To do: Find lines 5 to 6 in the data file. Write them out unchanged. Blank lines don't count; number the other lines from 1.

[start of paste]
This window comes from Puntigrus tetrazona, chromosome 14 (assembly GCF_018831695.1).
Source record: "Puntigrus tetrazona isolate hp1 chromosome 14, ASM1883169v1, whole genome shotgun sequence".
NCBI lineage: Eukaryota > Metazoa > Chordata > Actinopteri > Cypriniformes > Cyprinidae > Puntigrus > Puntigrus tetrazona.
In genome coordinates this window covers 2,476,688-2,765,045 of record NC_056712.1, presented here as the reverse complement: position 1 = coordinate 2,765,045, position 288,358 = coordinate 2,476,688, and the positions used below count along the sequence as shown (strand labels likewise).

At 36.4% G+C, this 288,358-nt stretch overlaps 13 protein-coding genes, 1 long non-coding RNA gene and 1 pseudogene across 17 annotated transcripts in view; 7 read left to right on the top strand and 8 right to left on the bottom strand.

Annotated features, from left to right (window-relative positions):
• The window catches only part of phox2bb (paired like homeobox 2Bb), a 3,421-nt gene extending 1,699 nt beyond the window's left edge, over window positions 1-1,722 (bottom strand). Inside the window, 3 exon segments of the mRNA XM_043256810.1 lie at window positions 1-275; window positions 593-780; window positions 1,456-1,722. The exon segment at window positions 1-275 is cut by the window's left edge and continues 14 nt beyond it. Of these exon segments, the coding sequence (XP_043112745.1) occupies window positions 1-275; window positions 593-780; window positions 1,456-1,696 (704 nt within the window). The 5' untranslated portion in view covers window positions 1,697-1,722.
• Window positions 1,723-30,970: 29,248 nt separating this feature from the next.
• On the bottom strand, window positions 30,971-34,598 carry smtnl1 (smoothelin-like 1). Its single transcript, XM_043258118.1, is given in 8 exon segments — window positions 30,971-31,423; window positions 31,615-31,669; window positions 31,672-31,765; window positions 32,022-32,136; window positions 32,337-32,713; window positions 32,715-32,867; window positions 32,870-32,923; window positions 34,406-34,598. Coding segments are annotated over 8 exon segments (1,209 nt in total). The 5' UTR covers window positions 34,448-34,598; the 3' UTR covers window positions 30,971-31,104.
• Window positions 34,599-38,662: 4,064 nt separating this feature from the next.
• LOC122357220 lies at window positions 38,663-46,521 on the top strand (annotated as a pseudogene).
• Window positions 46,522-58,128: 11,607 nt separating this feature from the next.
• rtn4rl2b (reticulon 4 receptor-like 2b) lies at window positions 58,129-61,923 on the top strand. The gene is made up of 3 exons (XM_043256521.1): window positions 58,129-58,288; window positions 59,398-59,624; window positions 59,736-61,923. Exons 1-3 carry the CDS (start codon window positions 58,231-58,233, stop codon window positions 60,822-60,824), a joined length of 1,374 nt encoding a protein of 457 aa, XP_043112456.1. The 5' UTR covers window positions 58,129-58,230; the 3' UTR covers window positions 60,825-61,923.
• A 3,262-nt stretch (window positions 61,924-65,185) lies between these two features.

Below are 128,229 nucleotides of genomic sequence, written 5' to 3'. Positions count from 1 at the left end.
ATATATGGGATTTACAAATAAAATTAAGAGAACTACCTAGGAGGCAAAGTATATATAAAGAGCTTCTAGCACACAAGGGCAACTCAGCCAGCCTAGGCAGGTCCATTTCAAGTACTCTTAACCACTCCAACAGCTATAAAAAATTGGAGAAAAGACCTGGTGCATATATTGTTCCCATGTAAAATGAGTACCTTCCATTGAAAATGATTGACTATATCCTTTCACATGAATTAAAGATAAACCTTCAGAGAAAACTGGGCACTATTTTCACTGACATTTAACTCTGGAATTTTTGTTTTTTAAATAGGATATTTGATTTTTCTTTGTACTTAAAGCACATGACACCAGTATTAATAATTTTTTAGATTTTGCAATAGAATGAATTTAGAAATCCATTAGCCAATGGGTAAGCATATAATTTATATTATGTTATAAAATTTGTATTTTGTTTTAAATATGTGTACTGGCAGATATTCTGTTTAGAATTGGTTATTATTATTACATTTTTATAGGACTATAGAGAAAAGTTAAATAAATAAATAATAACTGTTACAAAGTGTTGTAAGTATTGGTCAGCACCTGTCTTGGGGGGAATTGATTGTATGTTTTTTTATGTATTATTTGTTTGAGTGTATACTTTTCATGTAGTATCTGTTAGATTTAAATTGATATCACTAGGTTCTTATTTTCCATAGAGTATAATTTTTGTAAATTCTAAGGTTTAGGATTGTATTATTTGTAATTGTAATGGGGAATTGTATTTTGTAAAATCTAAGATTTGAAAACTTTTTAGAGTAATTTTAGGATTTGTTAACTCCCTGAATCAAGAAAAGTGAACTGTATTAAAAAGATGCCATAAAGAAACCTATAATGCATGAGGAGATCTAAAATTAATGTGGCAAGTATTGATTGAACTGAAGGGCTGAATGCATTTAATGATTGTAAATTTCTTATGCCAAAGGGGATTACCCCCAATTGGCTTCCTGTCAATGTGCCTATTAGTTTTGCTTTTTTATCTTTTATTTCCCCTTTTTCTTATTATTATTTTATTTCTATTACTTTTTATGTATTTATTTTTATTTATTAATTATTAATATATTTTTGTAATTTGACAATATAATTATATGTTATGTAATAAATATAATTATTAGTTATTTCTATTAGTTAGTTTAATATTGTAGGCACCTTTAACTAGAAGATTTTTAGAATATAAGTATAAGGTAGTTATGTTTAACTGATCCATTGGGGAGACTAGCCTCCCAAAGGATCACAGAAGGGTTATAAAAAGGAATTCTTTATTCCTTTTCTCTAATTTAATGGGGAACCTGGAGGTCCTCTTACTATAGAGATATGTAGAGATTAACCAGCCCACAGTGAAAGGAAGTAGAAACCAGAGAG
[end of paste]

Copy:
At 36.4% G+C, this 288,358-nt stretch overlaps 13 protein-coding genes, 1 long non-coding RNA gene and 1 pseudogene across 17 annotated transcripts in view; 7 read left to right on the top strand and 8 right to left on the bottom strand.

Annotated features, from left to right (window-relative positions):